Accountability – There seems to be no accountability at the Dallas VA. It has become apparent to me that surgeons are allowed to operate on our Veterans under the supervision of people who aren’t even employees of the VA. This isn’t a fact that is communicated to our Veterans before they agree to surgery. You aren’t told that the person supervising your surgery is not an employee of the health system and cannot be held accountable through the VA in any claim or complaint. Why are we allowing people not accountable by the health system to supervise or perform operations on our Veterans? Is this a cost saving measure? If so, I can testify that it ends in the Veterans, or families of our Veterans having no ground for retribution. This is a clever, intentionally crafted way for the VA to claim no liability for what is done in their own facilities. In our case the accountability was skirted with a simple statement made by the surgeon herself, “everything I did was done under the supervision of the attending”. That statement was all it took for the VA to wash their hands of the situation. This “washing of hands” seems to be a common theme throughout this healthcare system. If you were to step outside of the VA Healthcare System you would see that administrations, physicians and employees are held very accountable. There is no explanation for why a Veterans hospital can have multiple complaints and life threatening or life ending mistakes and still have the same members in administration year after year.
Customer Service – Customer Service and Accountability go hand in hand. At a public health system patients pick and choose what surgeon or doctor to use. That is not the case for our Veterans. The Veterans that enter the VA Health System are what you could call a “captive audience”. Their earned healthcare is conducted in a place where customer service is not demanded. For some Veterans, the VA hospital is the only care available to them. Because they must get their care there, they do. These patients are captive within this health system and the employees and administration are well aware of that. Because the VA, unlike public or civilian hospitals, does not have to compete for its business there is no need to institute high expectations where customer service is concerned. These patients are real people, not numbers. Has the human factor been lost amidst the sea of paperwork and financials?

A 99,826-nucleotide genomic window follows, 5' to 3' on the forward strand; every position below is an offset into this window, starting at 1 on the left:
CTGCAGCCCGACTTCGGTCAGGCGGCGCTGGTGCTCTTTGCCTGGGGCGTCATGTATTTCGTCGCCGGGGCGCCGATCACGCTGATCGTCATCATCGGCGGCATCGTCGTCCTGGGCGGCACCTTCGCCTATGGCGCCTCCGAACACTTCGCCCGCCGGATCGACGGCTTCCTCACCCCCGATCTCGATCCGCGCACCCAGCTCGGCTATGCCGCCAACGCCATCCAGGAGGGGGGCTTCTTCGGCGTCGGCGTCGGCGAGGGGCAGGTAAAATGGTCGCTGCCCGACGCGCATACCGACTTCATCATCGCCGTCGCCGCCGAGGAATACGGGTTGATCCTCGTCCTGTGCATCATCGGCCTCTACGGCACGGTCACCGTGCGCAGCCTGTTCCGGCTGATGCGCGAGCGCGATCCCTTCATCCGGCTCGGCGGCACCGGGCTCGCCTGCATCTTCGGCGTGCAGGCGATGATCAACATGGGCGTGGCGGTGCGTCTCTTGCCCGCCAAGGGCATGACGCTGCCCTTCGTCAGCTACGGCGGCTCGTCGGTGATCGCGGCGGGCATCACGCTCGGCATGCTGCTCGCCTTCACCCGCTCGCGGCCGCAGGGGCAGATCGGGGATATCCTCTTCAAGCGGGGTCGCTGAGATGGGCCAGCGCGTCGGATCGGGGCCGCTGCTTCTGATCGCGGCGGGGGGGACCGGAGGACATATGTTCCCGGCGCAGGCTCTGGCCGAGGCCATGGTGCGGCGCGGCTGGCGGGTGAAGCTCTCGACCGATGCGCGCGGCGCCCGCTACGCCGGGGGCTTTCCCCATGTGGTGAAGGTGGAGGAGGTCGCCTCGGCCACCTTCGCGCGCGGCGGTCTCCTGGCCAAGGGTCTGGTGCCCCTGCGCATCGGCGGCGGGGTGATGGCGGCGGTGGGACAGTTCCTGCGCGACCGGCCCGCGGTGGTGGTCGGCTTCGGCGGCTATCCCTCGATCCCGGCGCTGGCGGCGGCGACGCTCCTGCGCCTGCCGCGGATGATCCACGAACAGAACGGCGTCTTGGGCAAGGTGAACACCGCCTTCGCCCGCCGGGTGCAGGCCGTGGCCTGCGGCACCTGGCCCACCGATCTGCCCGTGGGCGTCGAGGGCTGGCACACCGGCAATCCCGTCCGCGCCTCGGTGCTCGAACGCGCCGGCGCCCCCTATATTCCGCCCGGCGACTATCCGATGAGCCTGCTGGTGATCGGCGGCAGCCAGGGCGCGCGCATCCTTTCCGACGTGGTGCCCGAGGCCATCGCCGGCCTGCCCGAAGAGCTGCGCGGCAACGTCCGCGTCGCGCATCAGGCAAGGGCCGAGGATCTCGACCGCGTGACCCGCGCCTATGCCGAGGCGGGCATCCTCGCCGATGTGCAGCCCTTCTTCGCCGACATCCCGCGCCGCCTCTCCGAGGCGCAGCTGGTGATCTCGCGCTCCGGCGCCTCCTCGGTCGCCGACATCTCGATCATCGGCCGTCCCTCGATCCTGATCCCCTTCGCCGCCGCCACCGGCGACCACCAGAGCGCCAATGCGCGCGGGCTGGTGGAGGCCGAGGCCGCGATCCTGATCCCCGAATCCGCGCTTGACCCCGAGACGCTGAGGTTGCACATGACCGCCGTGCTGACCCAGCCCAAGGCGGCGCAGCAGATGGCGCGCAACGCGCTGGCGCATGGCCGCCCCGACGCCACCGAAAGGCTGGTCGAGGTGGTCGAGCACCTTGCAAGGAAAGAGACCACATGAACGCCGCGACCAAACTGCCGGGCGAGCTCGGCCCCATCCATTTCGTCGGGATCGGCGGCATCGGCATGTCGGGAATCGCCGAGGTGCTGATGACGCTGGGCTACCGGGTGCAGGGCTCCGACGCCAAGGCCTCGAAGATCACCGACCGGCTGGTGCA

Secretary Shinseki – My last point has to do with Mr. Shinseki and his leadership. In article after article you can read of his inability to properly manage things for our Veterans. From claim back logs, lack of discipline toward his administrators and his propensity to wash his hands of an issue rather than dealing with it, Mr. Shinseki has proven that he does not deserve the responsibility he has been given.
I have seen and read about leaders within our government who, regardless of party affiliation, cannot get Mr. Shinseki to act upon or follow through on issues. Mr. Shinseki is the preverbal brick wall in most of the issues facing our Veterans. Where is his accountability? Why is it, no matter how well publicized an issue is, or how hard a battle is being fought for our Veterans, once it hits his desk it is dead in the water? What steps are being taken to fix this?
I feel fixing these issues is actually pretty simple. I propose that we use an outside agency to conduct Patient Satisfaction surveys with our Veterans. Most public hospitals employ agencies like these and use the results to set minimum performance standards for their hospitals. By implementing these surveys and requiring this accountability you will create an improved environment for our Veterans. It has been well documented that the administrators of the VA have been awarded bonuses with no regard to poor performance. With these surveys in place you are able to tie bonus eligibility and amounts to how the patient, our Veterans feel about the service they are receiving. I feel these surveys would also employ a degree of transparency that this organization hasn’t had before. In addition to Patient Satisfaction surveys there needs to be a survey put into play that measures employee engagement as well. If we can improve the environment for the employees, they will provide a better quality of care.
It seems to me and I’ve concluded, after having many conversations with Veterans, current and past employees that one of the best ways to fix this broken system would be to approach the entire health system the same way a private health system approaches problems. I do not feel this can be done correctly using the internal resources now available to the VA. I implore you, please bring in an outside, objective party to examine these hospitals. Employ the service of a consultant who can create programs that will benefit our Veterans. The best way to fix these problems is to stop doing what has been done and look for other solutions to this ever growing problem.
I want to thank you all for asking me to testify today. I would like to leave you with one last statement and a video clip. On my Dad’s deathbed, when he couldn’t speak he wrote a note to me that said, “VA murderers…get them Syd”. While I’m not “getting” anyone I will spend the rest of my life fighting for these national treasures and their families with the hope that no one will go through or lose what we did.